Michael Milone, PhD
Educational Consultant, Research Psychologist, and Writer
Whenever possible, have something on hand to read. It can be a book, a digital device, an assigned newspaper article, whatever. If you find yourself with a little time on your hands, you can use it productively. It will help power through all those reading assignments, especially the shorter ones.The same can be said for writing materials. Having a pen and a small notebook or a digital device around when you have some time will let you nibble away at assignments. You might even write down a great idea that comes into your head.
You'll be surprised at how often small but useful chunks of time appear. Sitting on a bus, getting to class a little early, waiting for a dentist’s appointment, or eating a sandwich outside under a tree are perfect opportunities to read. Over the course of a week, these short periods of time can add up to hours. For some people, these free moments are perfect for listening to music, texting, or yakking. The temptation to waste these moments will be enormous. Nonetheless, if you want to succeed in college, you have to learn how to use every spare minute. If you have a book in your backpack, you will be inclined to read it and will be less likely to waste it.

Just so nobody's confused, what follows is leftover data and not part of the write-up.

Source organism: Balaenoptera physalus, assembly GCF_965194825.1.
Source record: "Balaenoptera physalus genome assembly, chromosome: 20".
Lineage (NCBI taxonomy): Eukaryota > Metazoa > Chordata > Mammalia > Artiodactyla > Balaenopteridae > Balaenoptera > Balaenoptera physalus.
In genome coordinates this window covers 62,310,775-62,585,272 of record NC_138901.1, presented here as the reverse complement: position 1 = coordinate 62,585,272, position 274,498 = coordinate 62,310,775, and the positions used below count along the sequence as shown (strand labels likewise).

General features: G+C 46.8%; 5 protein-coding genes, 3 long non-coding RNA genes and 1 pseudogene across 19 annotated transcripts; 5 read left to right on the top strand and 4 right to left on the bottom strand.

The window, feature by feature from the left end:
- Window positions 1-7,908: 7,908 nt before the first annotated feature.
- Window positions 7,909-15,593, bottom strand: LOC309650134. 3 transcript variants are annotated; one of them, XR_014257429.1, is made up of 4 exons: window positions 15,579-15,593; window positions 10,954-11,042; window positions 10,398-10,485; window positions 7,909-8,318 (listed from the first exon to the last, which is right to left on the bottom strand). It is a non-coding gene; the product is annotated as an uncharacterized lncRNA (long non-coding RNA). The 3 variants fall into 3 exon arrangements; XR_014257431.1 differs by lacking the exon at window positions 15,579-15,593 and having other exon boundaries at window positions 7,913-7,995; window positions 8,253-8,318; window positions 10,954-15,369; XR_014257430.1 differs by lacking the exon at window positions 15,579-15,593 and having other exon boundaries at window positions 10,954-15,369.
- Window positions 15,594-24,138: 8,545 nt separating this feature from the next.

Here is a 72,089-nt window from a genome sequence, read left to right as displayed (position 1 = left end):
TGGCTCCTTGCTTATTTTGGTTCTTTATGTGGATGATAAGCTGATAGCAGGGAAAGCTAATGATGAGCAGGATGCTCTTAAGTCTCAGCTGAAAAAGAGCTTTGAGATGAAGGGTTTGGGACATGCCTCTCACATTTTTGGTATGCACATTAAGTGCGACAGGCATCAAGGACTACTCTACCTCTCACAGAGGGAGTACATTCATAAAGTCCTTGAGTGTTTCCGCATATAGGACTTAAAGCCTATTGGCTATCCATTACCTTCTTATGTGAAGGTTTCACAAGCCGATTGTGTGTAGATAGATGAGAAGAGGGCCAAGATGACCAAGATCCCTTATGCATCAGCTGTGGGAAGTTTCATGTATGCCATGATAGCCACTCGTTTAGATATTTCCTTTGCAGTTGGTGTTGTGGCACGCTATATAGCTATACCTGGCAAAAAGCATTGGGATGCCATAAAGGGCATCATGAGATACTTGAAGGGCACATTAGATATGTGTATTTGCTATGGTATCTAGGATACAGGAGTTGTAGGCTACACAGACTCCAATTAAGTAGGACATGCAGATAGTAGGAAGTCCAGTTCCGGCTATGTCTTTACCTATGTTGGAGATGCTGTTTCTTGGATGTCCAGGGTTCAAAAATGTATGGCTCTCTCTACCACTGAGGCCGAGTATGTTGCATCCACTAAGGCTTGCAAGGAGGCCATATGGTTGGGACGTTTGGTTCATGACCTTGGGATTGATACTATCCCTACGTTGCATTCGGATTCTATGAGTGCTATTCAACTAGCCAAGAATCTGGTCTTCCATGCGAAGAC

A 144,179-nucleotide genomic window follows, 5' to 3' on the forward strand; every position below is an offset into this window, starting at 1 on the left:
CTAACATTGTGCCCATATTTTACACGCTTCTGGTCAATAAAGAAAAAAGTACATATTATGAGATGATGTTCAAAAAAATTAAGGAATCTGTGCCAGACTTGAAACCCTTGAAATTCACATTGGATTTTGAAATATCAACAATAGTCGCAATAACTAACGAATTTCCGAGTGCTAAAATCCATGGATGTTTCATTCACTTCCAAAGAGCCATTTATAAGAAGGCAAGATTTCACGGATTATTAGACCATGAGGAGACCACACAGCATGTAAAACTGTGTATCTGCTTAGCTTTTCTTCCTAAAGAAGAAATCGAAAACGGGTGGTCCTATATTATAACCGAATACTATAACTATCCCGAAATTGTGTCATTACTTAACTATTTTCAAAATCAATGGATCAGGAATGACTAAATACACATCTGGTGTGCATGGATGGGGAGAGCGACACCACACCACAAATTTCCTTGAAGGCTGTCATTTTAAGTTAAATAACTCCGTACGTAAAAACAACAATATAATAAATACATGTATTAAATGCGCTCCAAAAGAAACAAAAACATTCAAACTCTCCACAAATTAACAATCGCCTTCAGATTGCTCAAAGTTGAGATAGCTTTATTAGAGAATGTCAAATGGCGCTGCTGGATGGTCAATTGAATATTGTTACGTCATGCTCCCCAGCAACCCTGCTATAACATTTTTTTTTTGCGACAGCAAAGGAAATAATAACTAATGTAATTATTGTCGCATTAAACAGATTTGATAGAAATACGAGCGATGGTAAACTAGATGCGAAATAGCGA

There is another advantage to short periods of reading or studying. You are more likely to retain the information. Snatching a moment here or there to read constitutes “distributed practice,” which is one of the most effect ways of learning. Each time you return to what you are reading, you refresh what you're learning. It's more likely to stick in your head and be retrievable when you need it.
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